Dr Charlotte Evans is a lecturer in nutritional epidemiology and public health nutrition at the University of Leeds.
She summed up the crisis as being “complex” and requiring a lot of people to help remedy the problem.
The questions she chose to answer were:
“The panel seem against low calorie soft drinks on grounds that they encourage sweet appetite, yet recent studies suggest they may satisfy a sweet tooth and help compliance with weight loss diet?” Nutritionist Sigrid Gibson from Sig-nuture ltd
Evans: “Our recent publication in the British Journal of Nutrition on sugar sweetened beverages and risk of type 2 diabetes found that those reporting drinking low calorie drinks were still at increased risk although the risk was attenuated.
“This could be due to mis-reporting or because people often have a mix of sugar free and sweetened drinks or because they are increasing sugar intake from elsewhere or there is a dietary pattern related to drinking sweetened drinks (artificial or caloric sweeteners). There are also neurological studies that indicate when people drink artificial sweetened drinks it does not fire the same signals of satisfaction in the brain resulting in searching for more sugar. Possibly the jury is out on this at the moment, but [there’s] lots of research in progress.”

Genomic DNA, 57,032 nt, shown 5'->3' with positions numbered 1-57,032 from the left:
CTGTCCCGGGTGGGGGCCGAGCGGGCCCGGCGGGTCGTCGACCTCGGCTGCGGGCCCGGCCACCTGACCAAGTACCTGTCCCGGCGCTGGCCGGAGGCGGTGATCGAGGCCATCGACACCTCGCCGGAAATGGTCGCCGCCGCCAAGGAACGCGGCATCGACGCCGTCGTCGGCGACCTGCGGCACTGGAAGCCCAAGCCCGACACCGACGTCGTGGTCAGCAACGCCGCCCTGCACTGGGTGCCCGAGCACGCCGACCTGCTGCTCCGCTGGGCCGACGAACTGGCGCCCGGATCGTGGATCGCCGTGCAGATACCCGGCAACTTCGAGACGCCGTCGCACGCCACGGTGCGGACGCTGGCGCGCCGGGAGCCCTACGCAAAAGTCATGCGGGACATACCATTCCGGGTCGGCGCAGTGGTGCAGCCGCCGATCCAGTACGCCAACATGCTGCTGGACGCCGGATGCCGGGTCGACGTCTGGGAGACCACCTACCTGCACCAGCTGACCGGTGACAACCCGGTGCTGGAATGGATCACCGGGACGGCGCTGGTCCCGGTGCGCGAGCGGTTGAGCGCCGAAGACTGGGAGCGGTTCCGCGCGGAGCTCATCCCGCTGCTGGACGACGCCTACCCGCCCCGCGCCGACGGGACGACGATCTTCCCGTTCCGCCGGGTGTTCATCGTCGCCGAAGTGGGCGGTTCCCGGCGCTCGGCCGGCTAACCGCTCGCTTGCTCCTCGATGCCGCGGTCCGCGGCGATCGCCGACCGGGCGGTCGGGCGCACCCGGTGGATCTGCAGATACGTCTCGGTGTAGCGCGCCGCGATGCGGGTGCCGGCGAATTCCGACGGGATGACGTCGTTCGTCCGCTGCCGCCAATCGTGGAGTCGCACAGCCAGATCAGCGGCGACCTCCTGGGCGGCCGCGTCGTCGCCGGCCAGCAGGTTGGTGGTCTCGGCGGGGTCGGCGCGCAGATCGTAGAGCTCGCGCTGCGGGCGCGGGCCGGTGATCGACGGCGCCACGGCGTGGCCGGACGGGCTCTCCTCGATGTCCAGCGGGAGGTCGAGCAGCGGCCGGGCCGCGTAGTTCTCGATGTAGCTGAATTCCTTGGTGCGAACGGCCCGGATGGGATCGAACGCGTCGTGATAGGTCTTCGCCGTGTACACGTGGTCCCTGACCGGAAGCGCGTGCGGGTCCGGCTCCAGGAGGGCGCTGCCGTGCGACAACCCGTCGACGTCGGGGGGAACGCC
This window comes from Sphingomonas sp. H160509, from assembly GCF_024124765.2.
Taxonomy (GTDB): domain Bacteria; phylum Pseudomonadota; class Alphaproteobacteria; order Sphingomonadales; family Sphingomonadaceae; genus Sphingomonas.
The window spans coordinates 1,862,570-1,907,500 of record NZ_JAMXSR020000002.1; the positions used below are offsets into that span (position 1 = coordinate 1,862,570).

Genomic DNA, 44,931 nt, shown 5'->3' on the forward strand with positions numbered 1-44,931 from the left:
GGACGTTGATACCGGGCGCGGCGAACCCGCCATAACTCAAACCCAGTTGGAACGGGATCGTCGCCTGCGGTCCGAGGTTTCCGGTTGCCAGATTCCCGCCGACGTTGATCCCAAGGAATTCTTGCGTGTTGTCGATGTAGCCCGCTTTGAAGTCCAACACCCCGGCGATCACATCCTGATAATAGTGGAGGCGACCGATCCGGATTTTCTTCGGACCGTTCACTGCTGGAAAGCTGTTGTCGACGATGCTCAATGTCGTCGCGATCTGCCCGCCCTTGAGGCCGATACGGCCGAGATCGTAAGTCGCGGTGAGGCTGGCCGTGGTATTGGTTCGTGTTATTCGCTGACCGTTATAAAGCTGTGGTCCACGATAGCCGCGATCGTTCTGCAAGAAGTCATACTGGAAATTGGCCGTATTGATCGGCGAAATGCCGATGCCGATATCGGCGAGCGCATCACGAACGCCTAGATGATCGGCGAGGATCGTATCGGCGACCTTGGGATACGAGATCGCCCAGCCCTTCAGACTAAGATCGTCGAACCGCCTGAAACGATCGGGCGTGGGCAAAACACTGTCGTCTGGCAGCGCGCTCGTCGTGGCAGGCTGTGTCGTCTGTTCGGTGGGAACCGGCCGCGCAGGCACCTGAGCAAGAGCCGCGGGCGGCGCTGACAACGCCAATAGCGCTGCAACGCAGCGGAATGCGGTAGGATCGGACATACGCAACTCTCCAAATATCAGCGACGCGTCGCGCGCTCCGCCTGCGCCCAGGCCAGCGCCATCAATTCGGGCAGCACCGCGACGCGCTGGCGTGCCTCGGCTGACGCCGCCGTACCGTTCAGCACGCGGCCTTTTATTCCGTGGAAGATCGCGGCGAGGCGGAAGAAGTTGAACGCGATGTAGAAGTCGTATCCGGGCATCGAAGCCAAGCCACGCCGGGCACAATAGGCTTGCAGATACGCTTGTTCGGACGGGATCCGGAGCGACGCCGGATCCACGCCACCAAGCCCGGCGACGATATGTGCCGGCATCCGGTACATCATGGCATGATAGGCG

“What evidence – if any – is there that sugar itself is linked to health problems, even if a healthy weight is maintained?” Peter Rakic, student, London Metropolitan University.
Evans: “The evidence is growing. A large cohort study in the US reports that high sugar consumption is associated with higher risk of cardiovascular disease. Jim Mann in New Zealand has published two review papers reporting increased weight gain with increased total sugar intake trials and increased markers of cardiovascular disease. The evidence for weight gain and increased risk with sugar sweetened beverage consumption is substantial and consistent in trials in adults in particular (Walter Willet’s group at Harvard).”
“If the socially deprived eat more sugar etcetera then why would you tax them further?” Dave Auerbach, Nutrition and Health Foundation
Evans: “Any tax should be carefully evaluated to ensure there isn’t an increase in health and economic inequalities. Modelling of a tax on sugar sweetened drinks done by Oxford University has reported that there is a very slight increased cost burden on people with the lowest incomes.”
“In ecological studies are the highest consumers of sugar the most obese? Think Swiss have quite high sugar consumption but not obese - maybe the physical activity factor is important here?” Ayela Spiro, nutritional scientist, British Nutrition Foundation.
Evans: “The Swiss are the thinnest nation in Europe. They have maintained an environment that is not as obesogenic as in the UK and have a strong cultural identity around traditional eating habits (my sister lived there for many years). Food is very expensive, they have small portion sizes of energy dense food, fewer opportunities to snack, shorter opening hours for supermarkets, eat less processed food (in fast food restaurants, crisps). However, the national dish contains lardons (fatty meat), cream and cheese – as they say, everything in moderation.”